I'm not sure how well you know these people
Or if they're worth trying to salvage.
I'm sure the people who know you well will understand if you tell them it's just how you blow off steam, and nothing personal.

I have the shaking, crying type meltdowns, btw.
Want to swap? :mrgreen:


I think you make a good point there about people not knowing me. I've lived in this village for 20+ years and not made any close friends. I am very isolated. So no one except my husband and daughter know me. And if I try to get to know people, eventually I have a meltdown and they run away screaming. So it's a vicious circle.

It is SO unfair that women aren't allowed to be angry and men aren't allowed to cry, isn't it. Sending you big hugs.


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KitLily
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15 Jul 2022, 7:24 am

Nic na Mara wrote:
The society of NT's is getting too much for me and I need a break to fill up my energy, but nobody respect it, means, it's not allowed to leave the dinner table or, if I leave the table, the big Ego take it personally and they start to exclude me. Then I get a meltdown. I'm getting angry first and later crying alone.

I observed the emotional episodes of NT's and how other people took care about them in crisis time.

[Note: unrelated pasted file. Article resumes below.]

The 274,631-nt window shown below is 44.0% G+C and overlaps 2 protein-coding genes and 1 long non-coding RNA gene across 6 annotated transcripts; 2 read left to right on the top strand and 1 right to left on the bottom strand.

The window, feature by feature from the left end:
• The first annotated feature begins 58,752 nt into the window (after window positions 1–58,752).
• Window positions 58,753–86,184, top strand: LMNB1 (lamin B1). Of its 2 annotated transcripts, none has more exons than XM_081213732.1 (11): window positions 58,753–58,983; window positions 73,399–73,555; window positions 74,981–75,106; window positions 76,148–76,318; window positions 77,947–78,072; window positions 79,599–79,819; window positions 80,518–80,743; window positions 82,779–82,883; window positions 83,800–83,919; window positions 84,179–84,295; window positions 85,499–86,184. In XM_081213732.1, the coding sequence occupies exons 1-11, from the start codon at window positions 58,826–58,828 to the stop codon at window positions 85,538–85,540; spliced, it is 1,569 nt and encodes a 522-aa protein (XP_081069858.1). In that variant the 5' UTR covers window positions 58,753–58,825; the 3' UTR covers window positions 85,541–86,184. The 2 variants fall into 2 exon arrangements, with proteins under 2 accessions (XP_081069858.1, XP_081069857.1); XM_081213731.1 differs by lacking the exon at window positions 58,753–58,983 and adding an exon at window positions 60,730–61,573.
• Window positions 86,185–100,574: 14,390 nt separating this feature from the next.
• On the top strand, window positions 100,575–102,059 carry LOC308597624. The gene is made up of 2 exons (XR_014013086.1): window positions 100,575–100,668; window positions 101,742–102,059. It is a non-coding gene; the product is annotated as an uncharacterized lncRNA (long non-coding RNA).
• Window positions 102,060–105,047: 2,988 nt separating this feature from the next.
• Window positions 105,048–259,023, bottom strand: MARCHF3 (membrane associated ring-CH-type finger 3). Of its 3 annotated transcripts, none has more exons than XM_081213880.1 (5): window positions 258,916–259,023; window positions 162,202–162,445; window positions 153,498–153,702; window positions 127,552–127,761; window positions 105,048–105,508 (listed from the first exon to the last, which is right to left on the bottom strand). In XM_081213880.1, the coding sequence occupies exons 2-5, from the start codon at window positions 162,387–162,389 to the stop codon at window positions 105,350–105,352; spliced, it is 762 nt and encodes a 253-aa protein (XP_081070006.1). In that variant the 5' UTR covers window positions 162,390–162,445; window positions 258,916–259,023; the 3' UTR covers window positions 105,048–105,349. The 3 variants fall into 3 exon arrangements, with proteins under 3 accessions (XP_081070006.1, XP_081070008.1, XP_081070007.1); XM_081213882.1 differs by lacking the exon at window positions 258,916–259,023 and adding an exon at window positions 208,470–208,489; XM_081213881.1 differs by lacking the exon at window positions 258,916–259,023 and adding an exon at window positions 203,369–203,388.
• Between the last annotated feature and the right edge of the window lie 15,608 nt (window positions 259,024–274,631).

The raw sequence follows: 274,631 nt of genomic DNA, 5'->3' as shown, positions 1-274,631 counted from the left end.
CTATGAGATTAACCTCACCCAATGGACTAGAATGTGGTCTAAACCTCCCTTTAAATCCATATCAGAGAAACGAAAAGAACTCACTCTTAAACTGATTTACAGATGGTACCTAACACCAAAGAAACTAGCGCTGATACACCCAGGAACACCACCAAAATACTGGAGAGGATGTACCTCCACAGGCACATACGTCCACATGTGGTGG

And I was wondering my whole life: Why are they allowed to do that and me not? Why do they act like my feelings don't matter and they are insignificant, but I must always be considerate of them. That's so unfair!


I understand all you say there! Society is very difficult these days, so little understanding or empathy.

Yes, they take our feelings personally for some reason and pick apart what we say, instead of seeing it as a kind of explosion where we don't make sense, we just want to shout or cry. People have come back to me sometimes and said 'you said these awful things, we hate you now.' I can't even remember saying them, I was just having an emotional explosion.

It is really unfair. People seem to care about NTs' feelings but not ours.

Advice is given to always reach out for help, but when I do so, people either say 'you think you've got it bad, well I've got it worse.' Or just stare blankly, not understanding.

It's confusing and weird.


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Raleigh
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15 Jul 2022, 7:25 am

KitLily wrote: